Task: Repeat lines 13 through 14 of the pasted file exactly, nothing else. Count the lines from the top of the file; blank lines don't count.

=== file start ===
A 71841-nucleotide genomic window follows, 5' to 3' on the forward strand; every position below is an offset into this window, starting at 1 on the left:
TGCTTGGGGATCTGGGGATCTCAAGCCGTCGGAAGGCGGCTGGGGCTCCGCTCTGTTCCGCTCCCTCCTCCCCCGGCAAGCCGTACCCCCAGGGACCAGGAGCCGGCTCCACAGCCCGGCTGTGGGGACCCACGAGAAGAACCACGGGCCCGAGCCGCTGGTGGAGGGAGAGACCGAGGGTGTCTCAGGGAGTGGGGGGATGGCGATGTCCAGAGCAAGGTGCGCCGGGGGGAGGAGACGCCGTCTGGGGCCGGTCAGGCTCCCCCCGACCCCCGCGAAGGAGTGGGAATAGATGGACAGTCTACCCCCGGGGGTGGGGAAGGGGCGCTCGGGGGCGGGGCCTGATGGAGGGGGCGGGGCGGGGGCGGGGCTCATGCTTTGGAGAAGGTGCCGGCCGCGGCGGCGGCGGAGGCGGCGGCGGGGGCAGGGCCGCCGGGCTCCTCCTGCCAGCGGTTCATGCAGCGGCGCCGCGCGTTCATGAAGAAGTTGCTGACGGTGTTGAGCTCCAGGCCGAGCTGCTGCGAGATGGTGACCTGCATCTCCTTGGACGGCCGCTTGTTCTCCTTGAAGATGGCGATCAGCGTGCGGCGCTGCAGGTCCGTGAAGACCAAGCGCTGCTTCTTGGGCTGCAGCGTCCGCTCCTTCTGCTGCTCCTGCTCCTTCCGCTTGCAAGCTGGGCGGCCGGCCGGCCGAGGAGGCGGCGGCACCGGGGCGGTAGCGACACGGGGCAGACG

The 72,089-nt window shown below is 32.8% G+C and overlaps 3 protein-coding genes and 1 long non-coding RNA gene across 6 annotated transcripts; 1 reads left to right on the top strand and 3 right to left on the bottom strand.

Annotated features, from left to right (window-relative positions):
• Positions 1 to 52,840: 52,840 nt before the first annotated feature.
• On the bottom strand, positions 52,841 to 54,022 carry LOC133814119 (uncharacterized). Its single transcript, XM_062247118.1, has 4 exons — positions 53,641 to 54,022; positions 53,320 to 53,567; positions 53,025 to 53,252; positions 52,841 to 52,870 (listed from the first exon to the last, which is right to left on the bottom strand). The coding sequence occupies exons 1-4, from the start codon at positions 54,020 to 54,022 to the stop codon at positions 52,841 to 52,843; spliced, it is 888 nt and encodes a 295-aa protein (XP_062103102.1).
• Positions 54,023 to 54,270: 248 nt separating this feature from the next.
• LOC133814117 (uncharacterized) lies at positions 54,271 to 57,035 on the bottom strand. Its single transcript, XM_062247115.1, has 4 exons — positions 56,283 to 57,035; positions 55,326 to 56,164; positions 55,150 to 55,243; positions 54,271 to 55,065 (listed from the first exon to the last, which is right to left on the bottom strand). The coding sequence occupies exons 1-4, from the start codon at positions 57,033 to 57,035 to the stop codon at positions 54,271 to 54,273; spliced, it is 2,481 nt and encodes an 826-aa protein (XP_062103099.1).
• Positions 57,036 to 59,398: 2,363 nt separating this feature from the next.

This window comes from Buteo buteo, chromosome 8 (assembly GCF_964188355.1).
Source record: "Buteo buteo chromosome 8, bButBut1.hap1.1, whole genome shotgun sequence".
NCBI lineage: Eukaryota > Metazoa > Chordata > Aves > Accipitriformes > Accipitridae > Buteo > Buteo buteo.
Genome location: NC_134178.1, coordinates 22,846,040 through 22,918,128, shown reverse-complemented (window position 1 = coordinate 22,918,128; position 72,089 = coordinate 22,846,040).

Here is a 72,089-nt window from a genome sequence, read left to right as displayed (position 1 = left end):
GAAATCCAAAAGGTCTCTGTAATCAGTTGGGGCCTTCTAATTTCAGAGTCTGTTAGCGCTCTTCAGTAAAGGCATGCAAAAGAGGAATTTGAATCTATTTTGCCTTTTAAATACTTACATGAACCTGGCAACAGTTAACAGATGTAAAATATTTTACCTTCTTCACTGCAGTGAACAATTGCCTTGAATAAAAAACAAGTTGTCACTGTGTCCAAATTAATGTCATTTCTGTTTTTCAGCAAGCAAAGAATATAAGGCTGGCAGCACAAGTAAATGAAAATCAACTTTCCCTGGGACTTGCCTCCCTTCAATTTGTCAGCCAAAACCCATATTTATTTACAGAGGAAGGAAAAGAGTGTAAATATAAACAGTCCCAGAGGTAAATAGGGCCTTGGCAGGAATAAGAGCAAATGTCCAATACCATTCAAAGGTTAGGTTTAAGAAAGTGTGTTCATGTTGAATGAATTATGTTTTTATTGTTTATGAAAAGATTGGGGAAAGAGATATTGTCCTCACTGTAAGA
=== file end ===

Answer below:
Genome location: NC_134178.1, coordinates 22,846,040 through 22,918,128, shown reverse-complemented (window position 1 = coordinate 22,918,128; position 72,089 = coordinate 22,846,040).

Here is a 72,089-nt window from a genome sequence, read left to right as displayed (position 1 = left end):